Using Evidence and Resources: Have I found diverse sources and evaluated them for their relevance, accuracy, and reliability?  This was a difficult competency for me to work on at the start of this project. We started this competency with a paragraph about nationalism that I don’t think was my best work. I also had trouble with finding reliable resources to conduct my research on WW2. But then I contacted the people above and I started to improve on this. I can proudly say that I have learned how to cite a website using MLA formatting. I don’t think I would have learned this without this project, so I definitely think that is a win. Learning how to cite in MLA format allowed me to figure out if the resources were reliable, and now I could show my listeners where I got my information. This made it very easy to write my script, so I really enjoyed that. 

Introduction – 5 second silence, narrator hits hot in the clear Welcome to another episode of Kidz These Dayz. My name is Benjamin and I will be your host for this podcast episode. On this podcast I will be expressing and talking about certain topics from the point of view of a teenager. Today, we talk about teenagers serving in the Second World War. Or more specifically, how we can use stories to understand the causes and consequences of teenagers serving in WWII. Topic 1 – Intro Music Hits Hot and Fades out WWII is probably one of the most well known events of modern history. It’s impossible to look at how Europe, and pretty much the world, is right now without mentioning the Second World War. Over 85 million people died from 1939-1945 due to WWII. Over 70 million soldiers fought in WWII, but a surprising number of them were teenagers. In fact, approximately 700,000 Canadian teenagers fought in WWII (Canada). And thats only from Canada. Towards the end of the war, Hitler’s SS Panzer Division consisted of over 65% 16-17 year olds, and only 3% were over 25. But what drew these teens to go off to war at such a young age? I spoke to Major Robert A. Irvine about teenagers in WWII, and he mentioned that many teens felt a responsibility to serve. After their friends, fathers, and siblings joined many underage teenagers felt like it was a responsibility to follow in their footsteps, and many didn’t want to wait 2-3 more years to become 18 and legally enlist. Instead of staying home and tending to the farms, and working in factories, teens viewed being a soldier as a far more glamorous job, and so when war broke out, many teens tried to enlist as fast as possible. In fact the youngest teenager to fight in WWII was seaman Calvin Graham of the USS South Dakota (King). Graham was 13 when he enlisted, and decided to enlist when some of his cousins were killed in battle. He felt a responsibility to fight for his fallen family, even though he was only 11 when they died(King). Other teens enjoyed the new high tech of the Air Force, and tried to enlist there. It all goes back to glamour. Flying planes high in the air at unbelievable speeds was a lot more attractive to teens, and so many chose the Air Force as the first place to enlist. Once they enlisted, it was just up to whether they looked old enough. Many teens would start shaving early to look older (King). If they looked old enough, they were accepted, as the military was running low on troops towards the end of the war, so ethical decisions flew out the door. If they got rejected… well then they would either be sent home to help their family, or be accepted into the Merchant Navy.(Personal) Transition music fades in The Merchant Navy was neither more nor less dangerous than the Navy. The Merchant Navy just had a different purpose. Their job was to transport goods across the Atlantic Ocean, from North America to England. During the 1940s, this was no easy task. German U-Boats were prowling the waters, and the Merchant Navy was one of their favourite targets. From 1939 to 1945, over 50,000 merchant seamen would die or be marked as Missing in Action. Compared to other armed forces like the army and Air Force, the Merchant Navy would have the highest death rate among seamen. Over 27% of all merchant seamen would die, as the Navy consisted of 185,000 men and women(WW2). Topic 2: I had the opportunity to explore the resource known as the Memory Project. The Memory Project is a non-profit organization that collects audio and stories from Canadian war veterans. While looking through the Memory Project I came across Mr. George Belanger. Clip of Georges Belanger introducing Georges was part of the Military Police in 1945 and later the Merchant Navy. Georges suffered many losses of close friends throughout the war. In fact, while he was in the MP, he would lose over 7 friends in the Merchant Navy from German U-Boats in only one night. Clip of Georges talking about “When they left Newfoundland, the German U-Boats sank them.” Finish clip at “It motivated us to do something.” Georges, the 16 year old, was obviously extremely upset about this, and while working for the Military Police, would decide to hide 2 men who were supposed to be going to Normandy for D-Day. Clip of Georges saying “when the MP caught me, they thought that I was pretty smart.” End clip at “…hiding those guys in my house.” Georges would be forced to enter the Navy, Army, or Air Force because of his actions. As he didn’t have the education for any of them, he would be forced into the Merchant Navy. This was a fairly light “sentence”, as many teenage soldiers like Calvin Graham would be imprisoned upon return to their country. Georges bad luck of losing friends wouldn’t end with his termination from the Military Police. Clip of Georges saying “One night, 15 corvettes left the site…”. End clip at “They couldn’t have planned it better.” A corvette was a small class warship, or in the Merchant Navy, was a transport ship. These ships were fairly common targets of U-Boat attacks, as they didn’t have the same defensive capabilities as a battleship or destroyer. Georges would end up spending 6 months with the Merchant Navy until the end of the war. After the war Georges would get involved with the Royal Canadian Legion to educate the youth about war. The Royal Canadian Legion is a non-profit Canadian ex-service organization founded in 1925. Their motto is “memoriam do rum retinebimus:, which translates to We Will Remember Them. Play clip of Georges saying “Just because we are comfortable today…” end clip at “we know what happened.” Topic 3 – 4 second silence as transition Bill Edwardes, a soldier for the British army, joined when he was 16 years old. he would lie on his enlistment form and say he was 17 and a half. After being accepted, he was very soon sent to the front line as a stretcher bearer. This was an extremely difficult task, as you would have to decide in the moment who should die, and who should be saved. He would say afterwards, “I was 12 when war broke out, I was 18 when it ended. People say to me, ‘that was your youth gone’. It didn’t go; it was just spent in a different way. I was saving people’s lives.”(History) Alexander Burton was another teenager who, like Georges, joined the Merchant Navy as a teenager. After the war, he shared his story with the Memory Project as well. Burton experienced a different struggle than Georges did. Play clip of Burton talking “I grew from a teenager to an adult…” end clip at “…land grants and you know, awards and so on.” This actually wasn't uncommon for teenage soldiers. Remember Calvin Graham, the 13 year old gunner? Well after seeing battle in the Pacific Theatre, Graham would return home to Texas. He received a Bronze Star for distinguishing himself in combat, and a purple heart for his injuries sustained in battle. But his mother recognized him on the news and wrote to the Navy, revealing his age. Graham was thrown in a brig at Corpus Christi in Texas for 3 months(King). After Grahams sister wrote to the news about how the Navy was mistreating Graham, the Navy released him, but stripped him of his medals and revoked his disability benefits. All because he lied about his age. Graham would end up never being honourably discharged until 1977. Many other teenage soldiers were afraid of the same thing happening to them, and never came forward as a teenage vet(King). Outro – Outro music fades in Ultimately, I think these teens all were shaped from their experience in war. Belanger’s life after war was shaped by the things he saw and experienced. Edwardes and Burton both feel like they grew up in a rapid time due to spending time in war. And Graham, well his entire life was fighting these unfair consequences of enlisting as a teenager. They all joined as kids, and left the military adults. They joined the military just to see and experience the worst things a teenage mind could experience. These kids were heroes, and they definitely should receive recognition and the same benefits as other soldiers, but I think these age restrictions are there for a reason. Minds as young as theirs should not have to suffer and experience the horrors of war. WWII has millions of amazing stories from veterans, but ones that aren’t as recognized are teens. Kids as young as 15 years old would be volunteering to be sent to the front lines of the bloodiest event of the 20th century. Deciding to risk your life, just to return home and not be able to receive any recognition for fear of imprisonment. You think about it and you wonder if you would have volunteered that young. Knowing you might not return, and view the most horrific things the world has to offer. Being the age of these heroes, I can’t imagine myself doing that. I want to thank Major Robert Irvine, and the Memory Project for providing me with the recordings of these veterans. I also want to thank you for listening to the second episode of Kidz These Dayz, and I hope you tune in for my next episode. Have a good one.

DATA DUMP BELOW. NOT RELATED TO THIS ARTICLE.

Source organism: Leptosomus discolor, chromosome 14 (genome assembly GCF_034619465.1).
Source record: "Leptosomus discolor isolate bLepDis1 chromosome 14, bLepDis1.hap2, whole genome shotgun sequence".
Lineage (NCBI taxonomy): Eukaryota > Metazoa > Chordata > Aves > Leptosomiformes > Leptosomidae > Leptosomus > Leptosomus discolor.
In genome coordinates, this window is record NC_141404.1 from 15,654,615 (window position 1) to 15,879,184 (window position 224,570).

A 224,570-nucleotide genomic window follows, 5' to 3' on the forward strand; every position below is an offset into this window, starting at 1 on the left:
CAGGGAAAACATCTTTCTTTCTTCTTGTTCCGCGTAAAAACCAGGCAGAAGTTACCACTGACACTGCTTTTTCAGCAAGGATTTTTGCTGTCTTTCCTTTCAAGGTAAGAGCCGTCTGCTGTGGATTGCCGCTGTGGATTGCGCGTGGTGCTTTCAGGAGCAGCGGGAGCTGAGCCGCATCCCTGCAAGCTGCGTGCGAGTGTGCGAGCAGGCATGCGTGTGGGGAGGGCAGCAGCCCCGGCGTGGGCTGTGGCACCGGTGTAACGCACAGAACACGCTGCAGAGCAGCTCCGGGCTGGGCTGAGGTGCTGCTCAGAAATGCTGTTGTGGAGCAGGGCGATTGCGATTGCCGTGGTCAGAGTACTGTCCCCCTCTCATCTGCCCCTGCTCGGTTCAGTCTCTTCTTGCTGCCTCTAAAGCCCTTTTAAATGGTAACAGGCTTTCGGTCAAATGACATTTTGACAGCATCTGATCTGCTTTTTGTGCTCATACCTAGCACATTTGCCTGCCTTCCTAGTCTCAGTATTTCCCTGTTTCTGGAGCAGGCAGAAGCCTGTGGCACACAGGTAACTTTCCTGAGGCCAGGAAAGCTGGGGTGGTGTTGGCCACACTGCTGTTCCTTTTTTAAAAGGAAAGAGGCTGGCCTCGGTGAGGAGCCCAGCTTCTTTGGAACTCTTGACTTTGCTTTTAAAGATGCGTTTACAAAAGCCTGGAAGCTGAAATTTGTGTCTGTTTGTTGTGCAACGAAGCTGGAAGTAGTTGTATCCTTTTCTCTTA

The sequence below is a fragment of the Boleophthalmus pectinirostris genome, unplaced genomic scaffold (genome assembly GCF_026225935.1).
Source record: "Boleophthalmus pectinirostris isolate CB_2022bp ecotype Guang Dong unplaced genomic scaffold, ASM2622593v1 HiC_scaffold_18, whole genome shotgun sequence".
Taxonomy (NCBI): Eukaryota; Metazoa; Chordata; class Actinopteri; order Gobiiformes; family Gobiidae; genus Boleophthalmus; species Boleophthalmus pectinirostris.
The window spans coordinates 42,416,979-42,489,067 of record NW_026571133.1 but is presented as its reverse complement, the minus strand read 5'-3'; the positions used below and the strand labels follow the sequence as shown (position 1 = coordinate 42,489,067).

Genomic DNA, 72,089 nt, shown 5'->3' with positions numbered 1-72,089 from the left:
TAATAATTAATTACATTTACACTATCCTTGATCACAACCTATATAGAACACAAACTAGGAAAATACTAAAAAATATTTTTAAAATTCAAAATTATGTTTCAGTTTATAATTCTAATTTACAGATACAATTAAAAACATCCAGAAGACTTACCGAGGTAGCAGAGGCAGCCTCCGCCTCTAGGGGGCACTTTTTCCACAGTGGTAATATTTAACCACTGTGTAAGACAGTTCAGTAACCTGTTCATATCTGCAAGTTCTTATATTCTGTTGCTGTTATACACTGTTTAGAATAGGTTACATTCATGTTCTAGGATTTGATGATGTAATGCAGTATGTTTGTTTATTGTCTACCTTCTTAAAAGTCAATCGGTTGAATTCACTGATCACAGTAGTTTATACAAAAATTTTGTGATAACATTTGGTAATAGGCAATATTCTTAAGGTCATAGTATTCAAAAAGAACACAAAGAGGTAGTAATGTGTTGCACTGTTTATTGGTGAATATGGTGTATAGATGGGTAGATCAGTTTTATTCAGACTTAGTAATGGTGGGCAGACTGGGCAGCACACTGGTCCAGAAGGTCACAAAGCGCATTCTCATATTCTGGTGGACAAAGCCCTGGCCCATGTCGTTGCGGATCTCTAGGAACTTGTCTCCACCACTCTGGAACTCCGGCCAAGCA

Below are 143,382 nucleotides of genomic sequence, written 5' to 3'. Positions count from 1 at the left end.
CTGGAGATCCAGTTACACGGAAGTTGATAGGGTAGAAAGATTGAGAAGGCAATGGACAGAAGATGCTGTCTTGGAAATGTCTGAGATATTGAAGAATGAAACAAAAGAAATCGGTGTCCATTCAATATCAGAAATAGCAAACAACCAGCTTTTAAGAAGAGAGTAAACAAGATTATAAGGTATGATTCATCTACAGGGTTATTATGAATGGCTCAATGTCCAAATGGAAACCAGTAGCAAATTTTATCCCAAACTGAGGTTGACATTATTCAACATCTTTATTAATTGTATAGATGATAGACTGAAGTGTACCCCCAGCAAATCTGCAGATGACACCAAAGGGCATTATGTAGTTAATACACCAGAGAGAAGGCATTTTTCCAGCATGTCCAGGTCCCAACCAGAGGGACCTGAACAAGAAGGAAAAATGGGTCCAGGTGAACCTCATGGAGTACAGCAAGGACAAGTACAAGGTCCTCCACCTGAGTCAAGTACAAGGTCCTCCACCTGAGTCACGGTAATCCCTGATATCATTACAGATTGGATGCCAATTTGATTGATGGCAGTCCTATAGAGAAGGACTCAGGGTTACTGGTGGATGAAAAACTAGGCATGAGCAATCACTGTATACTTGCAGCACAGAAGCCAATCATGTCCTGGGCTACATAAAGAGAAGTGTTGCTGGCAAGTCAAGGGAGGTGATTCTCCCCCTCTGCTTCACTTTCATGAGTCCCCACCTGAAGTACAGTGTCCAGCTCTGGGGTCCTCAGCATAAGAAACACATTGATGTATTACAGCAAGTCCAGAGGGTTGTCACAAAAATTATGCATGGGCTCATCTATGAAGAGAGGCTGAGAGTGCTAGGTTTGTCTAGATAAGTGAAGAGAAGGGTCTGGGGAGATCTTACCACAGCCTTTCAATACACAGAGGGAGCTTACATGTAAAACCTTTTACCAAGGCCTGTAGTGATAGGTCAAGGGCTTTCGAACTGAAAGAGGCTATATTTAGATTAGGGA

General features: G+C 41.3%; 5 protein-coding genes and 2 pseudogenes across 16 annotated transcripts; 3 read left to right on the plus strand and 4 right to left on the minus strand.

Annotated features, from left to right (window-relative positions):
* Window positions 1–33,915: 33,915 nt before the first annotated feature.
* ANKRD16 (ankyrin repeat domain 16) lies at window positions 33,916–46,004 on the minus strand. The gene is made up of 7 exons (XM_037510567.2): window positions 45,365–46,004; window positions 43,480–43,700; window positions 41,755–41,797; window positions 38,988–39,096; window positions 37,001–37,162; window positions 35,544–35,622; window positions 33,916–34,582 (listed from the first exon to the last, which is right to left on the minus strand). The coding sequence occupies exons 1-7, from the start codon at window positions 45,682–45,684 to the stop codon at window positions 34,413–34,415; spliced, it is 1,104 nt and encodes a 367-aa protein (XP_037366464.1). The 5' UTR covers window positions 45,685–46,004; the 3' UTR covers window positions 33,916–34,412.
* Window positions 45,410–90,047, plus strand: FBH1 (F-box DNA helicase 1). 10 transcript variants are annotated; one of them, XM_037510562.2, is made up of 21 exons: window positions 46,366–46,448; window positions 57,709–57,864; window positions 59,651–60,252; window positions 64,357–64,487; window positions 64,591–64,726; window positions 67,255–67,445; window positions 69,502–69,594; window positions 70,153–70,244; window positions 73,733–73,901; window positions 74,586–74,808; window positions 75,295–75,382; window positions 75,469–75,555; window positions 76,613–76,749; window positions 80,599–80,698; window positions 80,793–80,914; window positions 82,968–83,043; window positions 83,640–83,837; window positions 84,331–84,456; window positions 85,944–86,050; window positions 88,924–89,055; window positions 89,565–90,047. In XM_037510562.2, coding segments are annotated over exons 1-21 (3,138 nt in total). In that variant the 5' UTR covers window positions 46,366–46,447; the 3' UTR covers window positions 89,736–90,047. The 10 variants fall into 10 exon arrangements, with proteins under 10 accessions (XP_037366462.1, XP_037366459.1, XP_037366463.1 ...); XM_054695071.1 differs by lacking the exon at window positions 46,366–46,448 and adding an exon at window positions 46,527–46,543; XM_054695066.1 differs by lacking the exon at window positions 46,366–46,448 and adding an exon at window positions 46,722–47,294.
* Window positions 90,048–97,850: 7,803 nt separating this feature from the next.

Responding to Text: Have I constructed an original connection between myself, the text, and the world? This was an interesting competency for me. It took some time for me to get this one right. I had to do multiple revisions on my script to work on this competency. Looking back, this would have been very easy. I have a very big connection to this topic I have chosen. I am the same age as these soldiers! Once I made this realization, I actually found it very fun to write about this. If you listen to my podcast, I hope you can hear the connections I make to these teenage heroes. 

Now, finally we get to my podcast episode itself. This is definitely a better episode than my last one. Ms. Maxwell was constantly nagging me to SPEAK SLOWER in the last episode. So for this one, I made that a priority. I think I went through 3 or 4 takes for each recording to make sure I wasn’t speaking too fast, and even then I would send it to someone and get their opinion. I ended up using clips from the Memory Project too, as they have wonderful recordings of war veterans around the world. I recommend you check it out. 

All in all this was a pretty fun project. I have enjoyed learning about WW2 and WW1 since I was in grade 4, so whenever it comes up in a project I am always thrilled. This being said, I don’t think I held up to the standard I think I should be at. Some of my work was not as good as I think I could have completed it at. I look forward to other projects about these topics, as I am hoping to redeem myself from this project. Thank you for reading my post, and I hope you check out my podcast! See ya!

Click here to listen to Episode 2 of “Kidz These Dayz”.